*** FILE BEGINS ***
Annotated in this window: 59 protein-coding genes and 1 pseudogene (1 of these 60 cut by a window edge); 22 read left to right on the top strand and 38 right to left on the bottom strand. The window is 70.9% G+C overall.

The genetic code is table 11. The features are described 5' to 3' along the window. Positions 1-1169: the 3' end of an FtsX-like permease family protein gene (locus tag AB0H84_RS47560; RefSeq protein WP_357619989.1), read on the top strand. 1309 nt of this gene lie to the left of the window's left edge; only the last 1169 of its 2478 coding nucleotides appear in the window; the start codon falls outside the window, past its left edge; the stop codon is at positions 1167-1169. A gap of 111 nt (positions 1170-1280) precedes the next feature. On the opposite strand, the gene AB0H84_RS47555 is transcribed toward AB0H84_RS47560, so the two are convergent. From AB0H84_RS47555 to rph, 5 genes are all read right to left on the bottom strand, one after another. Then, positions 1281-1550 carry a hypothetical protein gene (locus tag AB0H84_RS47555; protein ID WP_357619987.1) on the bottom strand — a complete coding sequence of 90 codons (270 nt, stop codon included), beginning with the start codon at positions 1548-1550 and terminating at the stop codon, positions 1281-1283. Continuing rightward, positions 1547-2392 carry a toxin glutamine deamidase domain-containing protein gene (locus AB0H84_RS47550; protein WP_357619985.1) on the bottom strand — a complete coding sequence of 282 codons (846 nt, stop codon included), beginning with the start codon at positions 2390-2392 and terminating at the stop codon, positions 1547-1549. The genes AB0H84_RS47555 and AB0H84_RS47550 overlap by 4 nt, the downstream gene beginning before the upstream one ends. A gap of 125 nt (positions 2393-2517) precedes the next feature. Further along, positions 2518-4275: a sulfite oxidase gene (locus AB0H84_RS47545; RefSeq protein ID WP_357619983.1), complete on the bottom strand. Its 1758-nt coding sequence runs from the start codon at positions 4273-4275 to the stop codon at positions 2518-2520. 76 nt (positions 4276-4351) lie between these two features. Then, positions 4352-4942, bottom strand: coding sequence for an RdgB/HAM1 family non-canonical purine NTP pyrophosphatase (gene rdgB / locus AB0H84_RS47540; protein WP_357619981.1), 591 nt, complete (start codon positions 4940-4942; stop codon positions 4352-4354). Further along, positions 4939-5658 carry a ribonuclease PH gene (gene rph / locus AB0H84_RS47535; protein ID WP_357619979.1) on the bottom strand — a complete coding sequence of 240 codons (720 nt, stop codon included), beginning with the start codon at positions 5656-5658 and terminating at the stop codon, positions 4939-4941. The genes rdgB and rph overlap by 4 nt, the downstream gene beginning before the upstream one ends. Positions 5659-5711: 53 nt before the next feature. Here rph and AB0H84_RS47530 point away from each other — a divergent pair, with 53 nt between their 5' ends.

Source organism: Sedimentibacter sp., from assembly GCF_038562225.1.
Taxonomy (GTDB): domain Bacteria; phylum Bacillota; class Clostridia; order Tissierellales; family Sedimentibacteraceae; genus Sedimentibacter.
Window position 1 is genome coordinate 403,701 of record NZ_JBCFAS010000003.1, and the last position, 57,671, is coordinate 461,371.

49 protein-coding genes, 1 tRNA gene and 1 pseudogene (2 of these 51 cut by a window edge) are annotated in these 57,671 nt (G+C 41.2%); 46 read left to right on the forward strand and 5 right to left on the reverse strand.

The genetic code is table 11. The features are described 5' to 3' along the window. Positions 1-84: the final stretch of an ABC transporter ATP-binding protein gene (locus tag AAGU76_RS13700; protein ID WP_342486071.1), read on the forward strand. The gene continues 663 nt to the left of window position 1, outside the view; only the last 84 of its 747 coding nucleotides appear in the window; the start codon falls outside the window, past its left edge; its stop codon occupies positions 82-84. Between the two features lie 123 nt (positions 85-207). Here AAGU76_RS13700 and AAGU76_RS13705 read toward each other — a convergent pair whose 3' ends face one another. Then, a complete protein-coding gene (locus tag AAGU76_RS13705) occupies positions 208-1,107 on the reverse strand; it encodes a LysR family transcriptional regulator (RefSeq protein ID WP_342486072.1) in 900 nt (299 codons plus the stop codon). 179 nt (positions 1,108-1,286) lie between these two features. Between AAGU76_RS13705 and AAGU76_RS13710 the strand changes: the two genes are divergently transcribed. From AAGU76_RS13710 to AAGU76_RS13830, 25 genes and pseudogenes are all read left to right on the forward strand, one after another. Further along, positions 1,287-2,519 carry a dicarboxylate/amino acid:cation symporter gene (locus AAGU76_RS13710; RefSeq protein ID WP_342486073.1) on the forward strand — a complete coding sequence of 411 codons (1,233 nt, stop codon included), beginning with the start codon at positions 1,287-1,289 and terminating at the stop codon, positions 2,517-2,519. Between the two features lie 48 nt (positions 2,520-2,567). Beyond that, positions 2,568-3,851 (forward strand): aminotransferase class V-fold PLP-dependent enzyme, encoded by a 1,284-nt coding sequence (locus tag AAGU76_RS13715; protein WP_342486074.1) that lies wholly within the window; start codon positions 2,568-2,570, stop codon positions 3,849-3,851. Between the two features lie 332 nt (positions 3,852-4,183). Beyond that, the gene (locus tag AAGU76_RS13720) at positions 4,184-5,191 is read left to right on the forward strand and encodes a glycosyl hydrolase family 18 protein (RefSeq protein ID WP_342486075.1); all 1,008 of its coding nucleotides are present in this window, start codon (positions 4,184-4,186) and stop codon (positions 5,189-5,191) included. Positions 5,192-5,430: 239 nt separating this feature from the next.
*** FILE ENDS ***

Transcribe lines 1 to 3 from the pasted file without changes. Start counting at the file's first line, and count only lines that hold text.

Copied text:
Annotated in this window: 59 protein-coding genes and 1 pseudogene (1 of these 60 cut by a window edge); 22 read left to right on the top strand and 38 right to left on the bottom strand. The window is 70.9% G+C overall.

The genetic code is table 11. The features are described 5' to 3' along the window. Positions 1-1169: the 3' end of an FtsX-like permease family protein gene (locus tag AB0H84_RS47560; RefSeq protein WP_357619989.1), read on the top strand. 1309 nt of this gene lie to the left of the window's left edge; only the last 1169 of its 2478 coding nucleotides appear in the window; the start codon falls outside the window, past its left edge; the stop codon is at positions 1167-1169. A gap of 111 nt (positions 1170-1280) precedes the next feature. On the opposite strand, the gene AB0H84_RS47555 is transcribed toward AB0H84_RS47560, so the two are convergent. From AB0H84_RS47555 to rph, 5 genes are all read right to left on the bottom strand, one after another. Then, positions 1281-1550 carry a hypothetical protein gene (locus tag AB0H84_RS47555; protein ID WP_357619987.1) on the bottom strand — a complete coding sequence of 90 codons (270 nt, stop codon included), beginning with the start codon at positions 1548-1550 and terminating at the stop codon, positions 1281-1283. Continuing rightward, positions 1547-2392 carry a toxin glutamine deamidase domain-containing protein gene (locus AB0H84_RS47550; protein WP_357619985.1) on the bottom strand — a complete coding sequence of 282 codons (846 nt, stop codon included), beginning with the start codon at positions 2390-2392 and terminating at the stop codon, positions 1547-1549. The genes AB0H84_RS47555 and AB0H84_RS47550 overlap by 4 nt, the downstream gene beginning before the upstream one ends. A gap of 125 nt (positions 2393-2517) precedes the next feature. Further along, positions 2518-4275: a sulfite oxidase gene (locus AB0H84_RS47545; RefSeq protein ID WP_357619983.1), complete on the bottom strand. Its 1758-nt coding sequence runs from the start codon at positions 4273-4275 to the stop codon at positions 2518-2520. 76 nt (positions 4276-4351) lie between these two features. Then, positions 4352-4942, bottom strand: coding sequence for an RdgB/HAM1 family non-canonical purine NTP pyrophosphatase (gene rdgB / locus AB0H84_RS47540; protein WP_357619981.1), 591 nt, complete (start codon positions 4940-4942; stop codon positions 4352-4354). Further along, positions 4939-5658 carry a ribonuclease PH gene (gene rph / locus AB0H84_RS47535; protein ID WP_357619979.1) on the bottom strand — a complete coding sequence of 240 codons (720 nt, stop codon included), beginning with the start codon at positions 5656-5658 and terminating at the stop codon, positions 4939-4941. The genes rdgB and rph overlap by 4 nt, the downstream gene beginning before the upstream one ends. Positions 5659-5711: 53 nt before the next feature. Here rph and AB0H84_RS47530 point away from each other — a divergent pair, with 53 nt between their 5' ends.

Source organism: Sedimentibacter sp., from assembly GCF_038562225.1.